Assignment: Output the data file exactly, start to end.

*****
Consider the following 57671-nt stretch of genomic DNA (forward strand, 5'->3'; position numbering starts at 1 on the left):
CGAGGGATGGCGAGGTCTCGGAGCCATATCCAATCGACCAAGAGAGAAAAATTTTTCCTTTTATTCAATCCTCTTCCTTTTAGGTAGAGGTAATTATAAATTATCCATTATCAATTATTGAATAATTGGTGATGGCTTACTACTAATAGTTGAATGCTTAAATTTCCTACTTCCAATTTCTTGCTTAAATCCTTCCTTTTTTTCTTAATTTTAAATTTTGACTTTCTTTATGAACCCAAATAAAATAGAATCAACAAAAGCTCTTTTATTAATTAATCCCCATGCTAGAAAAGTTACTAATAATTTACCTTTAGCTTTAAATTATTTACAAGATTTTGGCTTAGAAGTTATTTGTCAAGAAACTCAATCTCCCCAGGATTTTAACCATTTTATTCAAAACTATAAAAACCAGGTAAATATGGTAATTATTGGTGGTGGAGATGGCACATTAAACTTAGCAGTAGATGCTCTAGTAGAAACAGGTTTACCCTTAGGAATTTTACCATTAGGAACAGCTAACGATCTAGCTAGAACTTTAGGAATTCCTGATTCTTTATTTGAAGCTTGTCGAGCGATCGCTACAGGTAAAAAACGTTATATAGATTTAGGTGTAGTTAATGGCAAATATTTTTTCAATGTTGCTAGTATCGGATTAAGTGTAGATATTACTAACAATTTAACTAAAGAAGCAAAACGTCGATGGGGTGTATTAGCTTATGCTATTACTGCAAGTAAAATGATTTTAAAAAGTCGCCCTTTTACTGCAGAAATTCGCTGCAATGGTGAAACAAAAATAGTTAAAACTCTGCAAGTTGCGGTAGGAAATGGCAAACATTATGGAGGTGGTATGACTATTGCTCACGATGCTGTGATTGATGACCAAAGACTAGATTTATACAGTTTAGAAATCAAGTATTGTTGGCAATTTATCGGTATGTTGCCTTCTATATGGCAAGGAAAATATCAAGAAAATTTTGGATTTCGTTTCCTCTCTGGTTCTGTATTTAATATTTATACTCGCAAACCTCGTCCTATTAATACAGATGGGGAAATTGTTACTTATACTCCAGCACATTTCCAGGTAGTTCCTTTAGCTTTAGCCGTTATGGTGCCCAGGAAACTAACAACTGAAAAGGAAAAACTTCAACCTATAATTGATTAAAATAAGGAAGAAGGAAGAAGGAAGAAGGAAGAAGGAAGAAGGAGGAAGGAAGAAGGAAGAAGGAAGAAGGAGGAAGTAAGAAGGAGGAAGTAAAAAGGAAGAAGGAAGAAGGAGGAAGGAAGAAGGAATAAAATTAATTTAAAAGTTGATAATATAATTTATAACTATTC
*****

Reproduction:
Consider the following 57671-nt stretch of genomic DNA (forward strand, 5'->3'; position numbering starts at 1 on the left):
CGAGGGATGGCGAGGTCTCGGAGCCATATCCAATCGACCAAGAGAGAAAAATTTTTCCTTTTATTCAATCCTCTTCCTTTTAGGTAGAGGTAATTATAAATTATCCATTATCAATTATTGAATAATTGGTGATGGCTTACTACTAATAGTTGAATGCTTAAATTTCCTACTTCCAATTTCTTGCTTAAATCCTTCCTTTTTTTCTTAATTTTAAATTTTGACTTTCTTTATGAACCCAAATAAAATAGAATCAACAAAAGCTCTTTTATTAATTAATCCCCATGCTAGAAAAGTTACTAATAATTTACCTTTAGCTTTAAATTATTTACAAGATTTTGGCTTAGAAGTTATTTGTCAAGAAACTCAATCTCCCCAGGATTTTAACCATTTTATTCAAAACTATAAAAACCAGGTAAATATGGTAATTATTGGTGGTGGAGATGGCACATTAAACTTAGCAGTAGATGCTCTAGTAGAAACAGGTTTACCCTTAGGAATTTTACCATTAGGAACAGCTAACGATCTAGCTAGAACTTTAGGAATTCCTGATTCTTTATTTGAAGCTTGTCGAGCGATCGCTACAGGTAAAAAACGTTATATAGATTTAGGTGTAGTTAATGGCAAATATTTTTTCAATGTTGCTAGTATCGGATTAAGTGTAGATATTACTAACAATTTAACTAAAGAAGCAAAACGTCGATGGGGTGTATTAGCTTATGCTATTACTGCAAGTAAAATGATTTTAAAAAGTCGCCCTTTTACTGCAGAAATTCGCTGCAATGGTGAAACAAAAATAGTTAAAACTCTGCAAGTTGCGGTAGGAAATGGCAAACATTATGGAGGTGGTATGACTATTGCTCACGATGCTGTGATTGATGACCAAAGACTAGATTTATACAGTTTAGAAATCAAGTATTGTTGGCAATTTATCGGTATGTTGCCTTCTATATGGCAAGGAAAATATCAAGAAAATTTTGGATTTCGTTTCCTCTCTGGTTCTGTATTTAATATTTATACTCGCAAACCTCGTCCTATTAATACAGATGGGGAAATTGTTACTTATACTCCAGCACATTTCCAGGTAGTTCCTTTAGCTTTAGCCGTTATGGTGCCCAGGAAACTAACAACTGAAAAGGAAAAACTTCAACCTATAATTGATTAAAATAAGGAAGAAGGAAGAAGGAAGAAGGAAGAAGGAAGAAGGAGGAAGGAAGAAGGAAGAAGGAAGAAGGAGGAAGTAAGAAGGAGGAAGTAAAAAGGAAGAAGGAAGAAGGAGGAAGGAAGAAGGAATAAAATTAATTTAAAAGTTGATAATATAATTTATAACTATTC